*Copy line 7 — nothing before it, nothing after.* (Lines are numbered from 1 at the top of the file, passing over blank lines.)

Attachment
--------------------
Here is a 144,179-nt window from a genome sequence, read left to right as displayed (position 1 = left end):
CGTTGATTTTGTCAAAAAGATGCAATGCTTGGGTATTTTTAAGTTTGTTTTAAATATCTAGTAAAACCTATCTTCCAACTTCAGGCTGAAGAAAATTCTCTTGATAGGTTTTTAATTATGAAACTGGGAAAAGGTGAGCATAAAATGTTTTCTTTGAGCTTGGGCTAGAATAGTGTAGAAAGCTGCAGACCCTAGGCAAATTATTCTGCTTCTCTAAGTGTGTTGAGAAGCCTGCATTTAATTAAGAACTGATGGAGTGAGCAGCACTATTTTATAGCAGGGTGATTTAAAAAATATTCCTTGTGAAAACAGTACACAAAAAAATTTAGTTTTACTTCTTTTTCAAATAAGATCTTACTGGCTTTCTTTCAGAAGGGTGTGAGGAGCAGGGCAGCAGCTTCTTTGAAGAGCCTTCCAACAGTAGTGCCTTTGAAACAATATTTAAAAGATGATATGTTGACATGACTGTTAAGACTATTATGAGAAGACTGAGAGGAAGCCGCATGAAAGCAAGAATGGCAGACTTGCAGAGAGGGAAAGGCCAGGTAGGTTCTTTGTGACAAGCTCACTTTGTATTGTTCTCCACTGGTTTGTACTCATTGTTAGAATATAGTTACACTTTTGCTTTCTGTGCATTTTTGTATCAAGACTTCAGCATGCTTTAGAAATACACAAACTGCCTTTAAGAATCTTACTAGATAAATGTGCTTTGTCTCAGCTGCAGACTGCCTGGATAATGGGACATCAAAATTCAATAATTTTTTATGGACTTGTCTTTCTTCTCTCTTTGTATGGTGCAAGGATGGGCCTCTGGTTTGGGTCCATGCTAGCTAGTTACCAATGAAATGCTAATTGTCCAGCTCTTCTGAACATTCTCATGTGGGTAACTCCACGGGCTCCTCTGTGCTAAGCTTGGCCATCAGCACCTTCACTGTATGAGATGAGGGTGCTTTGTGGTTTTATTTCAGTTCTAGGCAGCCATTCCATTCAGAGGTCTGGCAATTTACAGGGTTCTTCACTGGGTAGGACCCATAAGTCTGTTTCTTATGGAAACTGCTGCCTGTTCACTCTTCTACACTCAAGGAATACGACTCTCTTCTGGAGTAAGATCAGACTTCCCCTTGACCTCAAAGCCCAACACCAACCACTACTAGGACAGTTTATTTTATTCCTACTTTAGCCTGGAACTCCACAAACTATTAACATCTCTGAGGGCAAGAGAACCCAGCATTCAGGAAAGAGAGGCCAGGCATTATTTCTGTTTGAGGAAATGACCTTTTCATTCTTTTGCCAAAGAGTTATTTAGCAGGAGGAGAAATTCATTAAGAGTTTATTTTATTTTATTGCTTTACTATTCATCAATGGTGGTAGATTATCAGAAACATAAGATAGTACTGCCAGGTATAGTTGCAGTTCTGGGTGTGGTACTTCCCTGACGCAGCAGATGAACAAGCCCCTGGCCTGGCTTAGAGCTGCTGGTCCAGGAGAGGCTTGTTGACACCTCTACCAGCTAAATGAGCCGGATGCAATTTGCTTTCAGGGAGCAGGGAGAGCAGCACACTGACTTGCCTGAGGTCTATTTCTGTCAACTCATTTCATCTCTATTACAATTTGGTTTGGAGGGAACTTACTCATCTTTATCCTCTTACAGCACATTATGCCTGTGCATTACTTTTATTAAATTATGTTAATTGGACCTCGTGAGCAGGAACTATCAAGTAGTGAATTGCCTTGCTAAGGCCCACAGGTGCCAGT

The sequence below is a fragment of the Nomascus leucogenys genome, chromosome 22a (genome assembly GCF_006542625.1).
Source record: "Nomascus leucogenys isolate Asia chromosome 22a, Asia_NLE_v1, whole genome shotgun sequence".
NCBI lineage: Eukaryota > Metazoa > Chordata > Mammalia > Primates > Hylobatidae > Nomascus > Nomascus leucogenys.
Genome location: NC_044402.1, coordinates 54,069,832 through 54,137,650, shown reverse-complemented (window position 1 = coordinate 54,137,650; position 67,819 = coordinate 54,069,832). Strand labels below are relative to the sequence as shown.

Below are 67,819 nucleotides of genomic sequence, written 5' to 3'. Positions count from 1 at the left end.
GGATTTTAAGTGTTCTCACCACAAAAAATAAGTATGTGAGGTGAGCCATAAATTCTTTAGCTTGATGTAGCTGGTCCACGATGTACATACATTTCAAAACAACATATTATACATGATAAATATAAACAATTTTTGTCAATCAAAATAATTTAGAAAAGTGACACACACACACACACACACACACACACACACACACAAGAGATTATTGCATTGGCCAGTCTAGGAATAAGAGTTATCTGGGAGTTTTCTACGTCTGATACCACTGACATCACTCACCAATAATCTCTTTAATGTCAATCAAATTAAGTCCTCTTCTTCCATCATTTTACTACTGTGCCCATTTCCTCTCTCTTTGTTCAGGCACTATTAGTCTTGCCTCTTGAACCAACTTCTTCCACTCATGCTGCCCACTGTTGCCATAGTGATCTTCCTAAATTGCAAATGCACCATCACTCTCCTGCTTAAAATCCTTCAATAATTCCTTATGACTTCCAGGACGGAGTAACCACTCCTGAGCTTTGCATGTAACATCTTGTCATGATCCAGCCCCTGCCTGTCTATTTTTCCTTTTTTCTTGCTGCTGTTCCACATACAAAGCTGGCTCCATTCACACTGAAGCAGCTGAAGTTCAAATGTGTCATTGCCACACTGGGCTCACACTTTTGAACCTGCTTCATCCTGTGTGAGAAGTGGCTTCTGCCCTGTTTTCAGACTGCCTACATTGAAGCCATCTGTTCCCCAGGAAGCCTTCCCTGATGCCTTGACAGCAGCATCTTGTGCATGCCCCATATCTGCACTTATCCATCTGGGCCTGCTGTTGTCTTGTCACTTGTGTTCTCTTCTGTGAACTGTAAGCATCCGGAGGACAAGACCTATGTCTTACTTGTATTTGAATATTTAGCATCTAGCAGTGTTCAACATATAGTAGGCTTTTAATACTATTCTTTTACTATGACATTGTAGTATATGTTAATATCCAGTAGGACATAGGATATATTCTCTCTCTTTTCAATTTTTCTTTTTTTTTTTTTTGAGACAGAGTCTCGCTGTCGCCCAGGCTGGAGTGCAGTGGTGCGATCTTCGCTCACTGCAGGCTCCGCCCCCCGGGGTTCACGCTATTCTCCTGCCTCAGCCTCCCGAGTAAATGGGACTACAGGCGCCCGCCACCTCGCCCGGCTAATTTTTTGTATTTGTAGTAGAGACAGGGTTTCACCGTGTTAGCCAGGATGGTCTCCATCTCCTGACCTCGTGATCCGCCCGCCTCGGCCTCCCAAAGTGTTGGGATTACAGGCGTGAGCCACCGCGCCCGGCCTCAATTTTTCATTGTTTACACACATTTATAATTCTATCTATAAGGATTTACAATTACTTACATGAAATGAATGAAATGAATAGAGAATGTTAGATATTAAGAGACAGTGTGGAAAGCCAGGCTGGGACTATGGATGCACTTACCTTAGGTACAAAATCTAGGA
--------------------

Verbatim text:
Below are 67,819 nucleotides of genomic sequence, written 5' to 3'. Positions count from 1 at the left end.